feedback to player
game. Feedback on skill development will be done
immediately after observation and video will be
used on-green once per week.
A team meeting will be used prior to the first
feedback to team
practice session after a game to provide team
feedback. Other opportunities may arise to give
positive feedback to the team during other
basic principles Introductory talk during pre-season to compliment
skill development and technique modification. At
each practice session when players are learning
new technique key words will be reinforced.
game and skill analysis Video filming will be available at every practice
session for players to utilize.
Guest presenter will attend the club pre-season.
technique modification This is best completed in the off-season. Minor
technique adjustments will be needed throughout
the season .
outside influences Pre-season advice by the coach and during the
season experienced players will be used to
highlight difficulties and provide solutions.
3. Exercise Physiology
personal fitness - aerobic Players expected to undertake personal training
daily ( except game days ) using simple aerobic
fitness work, such as, walking, cycling.
- stretching Daily at home and prior to each practice session.
- strength Encouraged as optional training at home or gym.
warm up routine Prior to each practice and game.
diet and nutrition Pre-season talk, with close monitoring of some
players. Distribute notes for reference.
4. Sport Psychology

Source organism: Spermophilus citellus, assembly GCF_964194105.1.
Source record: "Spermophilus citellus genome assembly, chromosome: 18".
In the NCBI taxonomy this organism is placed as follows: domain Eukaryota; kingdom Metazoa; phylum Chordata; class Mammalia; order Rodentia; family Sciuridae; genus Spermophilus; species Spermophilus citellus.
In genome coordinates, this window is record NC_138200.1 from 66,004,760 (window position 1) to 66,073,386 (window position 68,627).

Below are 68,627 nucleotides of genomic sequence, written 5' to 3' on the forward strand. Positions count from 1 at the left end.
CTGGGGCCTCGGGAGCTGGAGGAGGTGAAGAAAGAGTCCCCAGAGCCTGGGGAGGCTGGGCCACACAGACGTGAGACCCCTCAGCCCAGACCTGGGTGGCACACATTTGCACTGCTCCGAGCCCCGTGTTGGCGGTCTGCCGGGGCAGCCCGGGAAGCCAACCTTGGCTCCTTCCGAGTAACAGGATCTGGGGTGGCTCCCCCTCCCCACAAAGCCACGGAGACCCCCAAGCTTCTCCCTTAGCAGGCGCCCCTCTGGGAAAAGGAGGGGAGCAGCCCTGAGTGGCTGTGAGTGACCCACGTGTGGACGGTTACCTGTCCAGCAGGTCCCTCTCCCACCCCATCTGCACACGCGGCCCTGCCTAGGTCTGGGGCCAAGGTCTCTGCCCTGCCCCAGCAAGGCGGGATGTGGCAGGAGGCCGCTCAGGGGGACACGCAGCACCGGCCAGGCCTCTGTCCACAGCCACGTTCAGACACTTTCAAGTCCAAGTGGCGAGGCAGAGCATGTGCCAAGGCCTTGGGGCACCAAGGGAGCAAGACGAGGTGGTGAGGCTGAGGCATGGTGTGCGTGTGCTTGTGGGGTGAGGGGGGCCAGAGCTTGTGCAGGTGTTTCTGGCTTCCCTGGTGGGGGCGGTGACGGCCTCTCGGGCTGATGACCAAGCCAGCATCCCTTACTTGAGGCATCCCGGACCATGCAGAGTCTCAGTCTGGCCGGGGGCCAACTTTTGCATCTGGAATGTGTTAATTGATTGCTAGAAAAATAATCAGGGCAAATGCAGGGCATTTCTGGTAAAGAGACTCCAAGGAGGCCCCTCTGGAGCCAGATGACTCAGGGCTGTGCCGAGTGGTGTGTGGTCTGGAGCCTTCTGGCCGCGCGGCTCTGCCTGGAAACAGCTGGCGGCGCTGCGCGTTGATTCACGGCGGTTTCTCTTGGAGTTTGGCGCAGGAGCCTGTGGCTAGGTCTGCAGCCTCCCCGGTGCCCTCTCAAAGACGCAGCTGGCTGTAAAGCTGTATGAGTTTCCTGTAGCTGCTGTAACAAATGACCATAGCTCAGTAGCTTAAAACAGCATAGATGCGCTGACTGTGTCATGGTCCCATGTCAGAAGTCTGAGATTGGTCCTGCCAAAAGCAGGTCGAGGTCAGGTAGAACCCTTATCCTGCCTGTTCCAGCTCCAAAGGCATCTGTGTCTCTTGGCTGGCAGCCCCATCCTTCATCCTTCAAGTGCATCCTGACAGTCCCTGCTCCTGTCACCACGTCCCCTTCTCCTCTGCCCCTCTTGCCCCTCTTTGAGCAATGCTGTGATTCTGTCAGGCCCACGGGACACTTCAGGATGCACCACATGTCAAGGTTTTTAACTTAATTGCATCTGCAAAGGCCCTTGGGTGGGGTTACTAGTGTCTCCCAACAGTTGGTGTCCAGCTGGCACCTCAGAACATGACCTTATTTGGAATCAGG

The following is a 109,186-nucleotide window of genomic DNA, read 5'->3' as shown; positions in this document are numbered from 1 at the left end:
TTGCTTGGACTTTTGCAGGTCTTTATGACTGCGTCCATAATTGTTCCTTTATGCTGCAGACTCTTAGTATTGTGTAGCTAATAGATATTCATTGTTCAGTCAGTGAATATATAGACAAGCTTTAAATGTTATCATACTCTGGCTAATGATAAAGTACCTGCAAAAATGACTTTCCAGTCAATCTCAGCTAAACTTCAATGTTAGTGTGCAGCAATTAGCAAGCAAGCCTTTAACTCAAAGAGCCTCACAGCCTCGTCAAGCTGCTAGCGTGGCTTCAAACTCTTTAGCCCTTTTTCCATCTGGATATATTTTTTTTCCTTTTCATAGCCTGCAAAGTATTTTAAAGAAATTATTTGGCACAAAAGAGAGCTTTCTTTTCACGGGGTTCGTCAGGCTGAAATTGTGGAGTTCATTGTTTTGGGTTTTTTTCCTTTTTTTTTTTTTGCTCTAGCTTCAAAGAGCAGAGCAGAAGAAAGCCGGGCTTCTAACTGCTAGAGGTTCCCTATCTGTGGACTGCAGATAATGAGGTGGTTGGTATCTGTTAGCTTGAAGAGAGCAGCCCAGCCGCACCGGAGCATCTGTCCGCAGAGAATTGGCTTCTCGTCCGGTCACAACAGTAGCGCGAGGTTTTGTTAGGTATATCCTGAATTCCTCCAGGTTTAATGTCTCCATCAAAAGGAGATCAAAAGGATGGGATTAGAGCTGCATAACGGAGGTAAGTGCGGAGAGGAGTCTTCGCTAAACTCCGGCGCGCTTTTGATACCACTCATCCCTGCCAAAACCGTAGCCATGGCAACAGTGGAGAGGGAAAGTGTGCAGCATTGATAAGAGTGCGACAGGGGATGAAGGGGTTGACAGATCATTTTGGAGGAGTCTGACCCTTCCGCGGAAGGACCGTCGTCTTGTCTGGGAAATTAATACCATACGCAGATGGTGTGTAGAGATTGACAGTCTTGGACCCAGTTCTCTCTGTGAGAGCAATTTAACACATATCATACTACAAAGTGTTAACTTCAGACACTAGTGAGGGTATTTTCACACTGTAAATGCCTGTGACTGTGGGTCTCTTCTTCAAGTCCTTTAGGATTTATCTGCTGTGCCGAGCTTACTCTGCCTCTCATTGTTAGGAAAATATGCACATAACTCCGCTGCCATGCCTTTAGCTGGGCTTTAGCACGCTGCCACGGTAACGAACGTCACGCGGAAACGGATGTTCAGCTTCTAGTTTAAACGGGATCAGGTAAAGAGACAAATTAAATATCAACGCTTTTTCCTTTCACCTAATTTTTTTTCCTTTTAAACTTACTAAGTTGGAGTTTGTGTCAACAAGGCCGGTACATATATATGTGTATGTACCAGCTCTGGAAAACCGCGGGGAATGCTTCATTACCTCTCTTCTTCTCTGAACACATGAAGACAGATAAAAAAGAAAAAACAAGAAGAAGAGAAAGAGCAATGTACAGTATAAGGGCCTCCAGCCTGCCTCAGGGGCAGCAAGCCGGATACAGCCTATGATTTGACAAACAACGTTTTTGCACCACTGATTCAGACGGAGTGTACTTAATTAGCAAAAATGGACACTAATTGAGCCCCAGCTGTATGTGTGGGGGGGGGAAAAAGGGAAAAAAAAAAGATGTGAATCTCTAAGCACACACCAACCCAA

motivation Continual effort to encourage each player at
every practice or game. Assistance will be gained
from key players and support staff.
mental performance skills Regular weekly talks will be held early in the
season to enable players to become aware of the
skills. These principles will be revised once per
month during the season and again prior to the
stress/pressure coping The application of the mental performance skills
goal setting Early in the off-season phase. The players will
review their goals early in each phase of the year
decision making This will be used as a regular method of getting all
the players together each week to discuss team
play. Visiting experts will be involved in these
talks once per month during the competitive phase
of the year.
5. Sports Medicine
injury management Players affected will be counseled and if necessary
the sports psychologist will become involved.
use of experts A physiotherapist will advise the players prior to
the off-season and pre-season phase. Sports
medicine doctors will be consulted if necessary.
injury prevention The main emphasis will be on the acceptance by
the players in the value of a warm-up. This will be
reinforced at each practice session.
6. Sport Sociology
group and team dynamics Prior to the start of the competition phase teams
will directed to form team performance goals.
Each week at practice a brief team meeting will be
held to review each team performance goal.
social and team bonding On-green practice twice per week. Post match
social get together. Weekend pre-season training
camp. Once a month family social event.
cultural and family aspects Informal chats with players and their families at
social events and practice.
1. J. Bertsch, M. Durand, The coaching strategies in sports skills. Coach Education - Preparation for
profession.p 173-178.Paper presented at a conference in Glasgow. 1986
2. B.D. Hale, S.J. Danish, Goal setting for athletic excellence. Coach Education - Preparation for
profession. P 243-247. Paper presented at a conference in Glasgow. 1986
3. A. Stewart, Motivating under achieving players. Coach Update, p5. 1995.
4. A. Klarica, It’s all in the mind. Australian Masters Games information publication for competitors.
5. Rainer Martens, Coaches Guide to Sport Psychology. 1992